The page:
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The intuition behind PPO

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The intuition behind PPO

The idea with Proximal Policy Optimization (PPO) is that we want to improve the training stability of the policy by limiting the change you make to the policy at each training epoch: we want to avoid having too large of a policy update.

For two reasons:

  • We know empirically that smaller policy updates during training are more likely to converge to an optimal solution.
  • A too-big step in a policy update can result in falling “off the cliff” (getting a bad policy) and taking a long time or even having no possibility to recover.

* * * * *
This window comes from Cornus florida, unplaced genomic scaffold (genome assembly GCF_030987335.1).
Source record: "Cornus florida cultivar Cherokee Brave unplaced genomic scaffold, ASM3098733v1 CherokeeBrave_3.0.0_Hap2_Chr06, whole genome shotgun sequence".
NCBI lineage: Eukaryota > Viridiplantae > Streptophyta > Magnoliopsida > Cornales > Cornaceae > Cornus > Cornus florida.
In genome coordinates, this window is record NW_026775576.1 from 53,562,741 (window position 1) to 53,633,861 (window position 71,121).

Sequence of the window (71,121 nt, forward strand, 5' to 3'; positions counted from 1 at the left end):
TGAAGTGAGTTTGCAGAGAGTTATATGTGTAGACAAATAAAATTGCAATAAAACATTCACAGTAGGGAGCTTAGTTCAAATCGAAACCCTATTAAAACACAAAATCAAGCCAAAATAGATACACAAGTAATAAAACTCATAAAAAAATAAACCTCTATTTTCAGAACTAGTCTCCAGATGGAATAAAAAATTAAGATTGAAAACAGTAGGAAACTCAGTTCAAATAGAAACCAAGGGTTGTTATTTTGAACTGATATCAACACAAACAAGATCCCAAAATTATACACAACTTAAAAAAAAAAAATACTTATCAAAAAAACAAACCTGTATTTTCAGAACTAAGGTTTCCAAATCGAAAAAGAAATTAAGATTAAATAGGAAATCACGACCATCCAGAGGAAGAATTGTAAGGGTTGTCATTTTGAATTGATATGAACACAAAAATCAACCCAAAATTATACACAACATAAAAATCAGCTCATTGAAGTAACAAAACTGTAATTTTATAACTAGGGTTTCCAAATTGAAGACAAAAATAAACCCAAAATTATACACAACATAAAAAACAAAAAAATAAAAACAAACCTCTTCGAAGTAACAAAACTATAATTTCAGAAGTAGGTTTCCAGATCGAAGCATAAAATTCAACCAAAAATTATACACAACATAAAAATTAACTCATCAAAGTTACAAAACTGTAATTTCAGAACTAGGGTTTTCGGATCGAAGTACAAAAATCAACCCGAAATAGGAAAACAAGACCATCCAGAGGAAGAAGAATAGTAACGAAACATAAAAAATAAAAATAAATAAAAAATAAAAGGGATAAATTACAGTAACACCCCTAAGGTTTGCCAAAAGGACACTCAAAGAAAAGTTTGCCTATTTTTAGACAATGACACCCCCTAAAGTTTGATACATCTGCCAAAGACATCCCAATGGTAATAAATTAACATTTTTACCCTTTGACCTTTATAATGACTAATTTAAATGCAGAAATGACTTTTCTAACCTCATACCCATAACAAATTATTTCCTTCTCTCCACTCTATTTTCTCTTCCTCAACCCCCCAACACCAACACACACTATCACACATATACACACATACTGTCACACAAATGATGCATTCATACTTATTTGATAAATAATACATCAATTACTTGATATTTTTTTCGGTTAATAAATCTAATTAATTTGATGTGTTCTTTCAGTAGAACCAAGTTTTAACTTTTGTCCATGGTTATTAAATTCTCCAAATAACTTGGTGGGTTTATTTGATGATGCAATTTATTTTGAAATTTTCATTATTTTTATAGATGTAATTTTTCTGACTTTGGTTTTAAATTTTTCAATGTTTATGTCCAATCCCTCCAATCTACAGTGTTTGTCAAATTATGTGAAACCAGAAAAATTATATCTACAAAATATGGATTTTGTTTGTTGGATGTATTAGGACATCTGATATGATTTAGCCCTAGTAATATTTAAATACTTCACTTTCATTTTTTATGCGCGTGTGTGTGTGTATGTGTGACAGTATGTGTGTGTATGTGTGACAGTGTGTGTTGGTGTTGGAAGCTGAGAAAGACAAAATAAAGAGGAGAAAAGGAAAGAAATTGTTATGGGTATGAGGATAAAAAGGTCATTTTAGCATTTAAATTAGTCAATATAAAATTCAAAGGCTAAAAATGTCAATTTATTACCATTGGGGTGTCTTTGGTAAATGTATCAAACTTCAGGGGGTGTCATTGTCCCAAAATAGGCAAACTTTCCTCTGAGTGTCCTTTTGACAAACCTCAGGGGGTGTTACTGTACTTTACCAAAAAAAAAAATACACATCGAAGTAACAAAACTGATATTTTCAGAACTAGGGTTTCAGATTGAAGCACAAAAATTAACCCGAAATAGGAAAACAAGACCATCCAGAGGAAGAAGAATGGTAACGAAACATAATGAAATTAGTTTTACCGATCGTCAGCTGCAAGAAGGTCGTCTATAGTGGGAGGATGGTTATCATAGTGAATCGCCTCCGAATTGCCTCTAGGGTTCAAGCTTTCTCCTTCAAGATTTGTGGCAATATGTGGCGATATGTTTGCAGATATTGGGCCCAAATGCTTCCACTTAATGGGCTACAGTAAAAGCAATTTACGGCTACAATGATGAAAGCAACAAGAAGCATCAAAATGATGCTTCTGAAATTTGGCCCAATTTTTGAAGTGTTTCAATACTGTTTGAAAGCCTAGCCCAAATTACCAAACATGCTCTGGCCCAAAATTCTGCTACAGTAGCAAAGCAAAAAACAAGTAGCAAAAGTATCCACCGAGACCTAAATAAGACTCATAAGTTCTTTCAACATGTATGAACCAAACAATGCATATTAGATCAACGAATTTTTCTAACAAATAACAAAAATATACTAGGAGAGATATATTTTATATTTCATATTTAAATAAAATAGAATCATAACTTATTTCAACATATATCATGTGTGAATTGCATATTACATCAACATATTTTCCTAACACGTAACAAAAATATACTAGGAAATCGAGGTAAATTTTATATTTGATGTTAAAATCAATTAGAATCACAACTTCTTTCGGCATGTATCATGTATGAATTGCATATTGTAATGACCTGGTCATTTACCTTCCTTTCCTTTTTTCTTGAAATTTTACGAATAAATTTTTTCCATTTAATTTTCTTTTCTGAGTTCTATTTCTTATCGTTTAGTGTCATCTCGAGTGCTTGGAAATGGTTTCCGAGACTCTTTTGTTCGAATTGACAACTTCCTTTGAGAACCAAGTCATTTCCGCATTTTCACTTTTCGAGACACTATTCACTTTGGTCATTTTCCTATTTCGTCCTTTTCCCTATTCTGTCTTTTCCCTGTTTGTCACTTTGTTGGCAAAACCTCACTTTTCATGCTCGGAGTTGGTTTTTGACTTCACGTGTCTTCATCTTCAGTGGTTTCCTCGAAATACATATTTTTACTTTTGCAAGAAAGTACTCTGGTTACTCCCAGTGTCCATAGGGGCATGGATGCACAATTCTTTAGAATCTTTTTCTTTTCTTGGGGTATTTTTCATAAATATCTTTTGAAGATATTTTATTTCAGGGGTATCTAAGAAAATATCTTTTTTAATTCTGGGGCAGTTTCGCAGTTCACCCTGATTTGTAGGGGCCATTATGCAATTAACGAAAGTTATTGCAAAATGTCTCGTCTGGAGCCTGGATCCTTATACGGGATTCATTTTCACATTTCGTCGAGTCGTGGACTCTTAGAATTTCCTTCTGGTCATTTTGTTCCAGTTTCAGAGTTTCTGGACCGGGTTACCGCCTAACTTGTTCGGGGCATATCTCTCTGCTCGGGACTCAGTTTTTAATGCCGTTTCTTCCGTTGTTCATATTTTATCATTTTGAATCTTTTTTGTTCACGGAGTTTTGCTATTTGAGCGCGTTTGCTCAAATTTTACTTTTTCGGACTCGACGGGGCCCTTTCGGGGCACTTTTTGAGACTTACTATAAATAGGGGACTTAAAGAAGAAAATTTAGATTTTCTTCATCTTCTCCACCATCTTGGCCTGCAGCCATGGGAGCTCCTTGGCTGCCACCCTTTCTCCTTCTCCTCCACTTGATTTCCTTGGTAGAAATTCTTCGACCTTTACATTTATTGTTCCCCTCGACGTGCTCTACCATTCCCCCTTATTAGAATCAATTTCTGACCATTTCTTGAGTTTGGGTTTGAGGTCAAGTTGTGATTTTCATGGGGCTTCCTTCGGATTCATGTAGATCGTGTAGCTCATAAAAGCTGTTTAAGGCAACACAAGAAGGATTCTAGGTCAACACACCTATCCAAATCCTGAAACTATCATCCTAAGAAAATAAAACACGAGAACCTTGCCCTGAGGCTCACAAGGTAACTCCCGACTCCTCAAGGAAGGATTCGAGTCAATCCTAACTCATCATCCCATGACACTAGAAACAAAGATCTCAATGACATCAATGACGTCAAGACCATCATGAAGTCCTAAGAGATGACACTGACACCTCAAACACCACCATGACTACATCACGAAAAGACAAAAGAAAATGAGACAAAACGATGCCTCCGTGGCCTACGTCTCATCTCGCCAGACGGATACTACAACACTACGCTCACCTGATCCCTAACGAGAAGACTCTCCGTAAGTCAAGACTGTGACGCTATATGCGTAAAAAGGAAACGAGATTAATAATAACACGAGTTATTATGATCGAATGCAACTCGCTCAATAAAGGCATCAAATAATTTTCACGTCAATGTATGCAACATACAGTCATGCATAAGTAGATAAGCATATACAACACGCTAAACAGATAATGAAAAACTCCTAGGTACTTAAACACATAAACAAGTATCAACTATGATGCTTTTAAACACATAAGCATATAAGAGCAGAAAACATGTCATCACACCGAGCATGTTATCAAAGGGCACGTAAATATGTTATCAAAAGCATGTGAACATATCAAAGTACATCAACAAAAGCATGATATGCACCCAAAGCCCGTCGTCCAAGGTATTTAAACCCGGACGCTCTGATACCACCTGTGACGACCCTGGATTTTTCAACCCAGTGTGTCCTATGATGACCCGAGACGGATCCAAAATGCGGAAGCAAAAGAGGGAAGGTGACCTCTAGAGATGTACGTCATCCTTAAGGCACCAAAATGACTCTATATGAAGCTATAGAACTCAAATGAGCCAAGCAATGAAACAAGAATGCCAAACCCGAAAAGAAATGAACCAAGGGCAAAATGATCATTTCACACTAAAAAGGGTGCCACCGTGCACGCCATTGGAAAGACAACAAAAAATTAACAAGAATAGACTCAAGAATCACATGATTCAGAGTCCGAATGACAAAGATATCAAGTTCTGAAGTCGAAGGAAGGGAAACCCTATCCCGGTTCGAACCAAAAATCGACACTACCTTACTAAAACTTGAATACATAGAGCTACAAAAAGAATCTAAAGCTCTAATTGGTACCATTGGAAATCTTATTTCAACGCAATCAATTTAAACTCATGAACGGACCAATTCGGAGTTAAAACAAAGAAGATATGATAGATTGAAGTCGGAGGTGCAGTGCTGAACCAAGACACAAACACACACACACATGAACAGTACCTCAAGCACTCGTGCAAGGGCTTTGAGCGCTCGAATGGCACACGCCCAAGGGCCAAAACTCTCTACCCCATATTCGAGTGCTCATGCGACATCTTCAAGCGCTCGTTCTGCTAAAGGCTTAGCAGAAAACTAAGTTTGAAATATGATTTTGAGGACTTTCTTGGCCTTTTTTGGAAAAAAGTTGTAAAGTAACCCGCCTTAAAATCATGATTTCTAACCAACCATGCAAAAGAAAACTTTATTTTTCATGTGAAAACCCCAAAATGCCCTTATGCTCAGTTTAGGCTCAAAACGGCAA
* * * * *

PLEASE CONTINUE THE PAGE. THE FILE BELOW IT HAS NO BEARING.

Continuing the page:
Policy Update cliff
Taking smaller policy updates to improve the training stability
Modified version from RL — Proximal Policy Optimization (PPO) Explained by Jonathan Hui

So with PPO, we update the policy conservatively. To do so, we need to measure how much the current policy changed compared to the former one using a ratio calculation between the current and former policy. And we clip this ratio in a range [1ϵ,1+ϵ] [1 - \epsilon, 1 + \epsilon] , meaning that we remove the incentive for the current policy to go too far from the old one (hence the proximal policy term).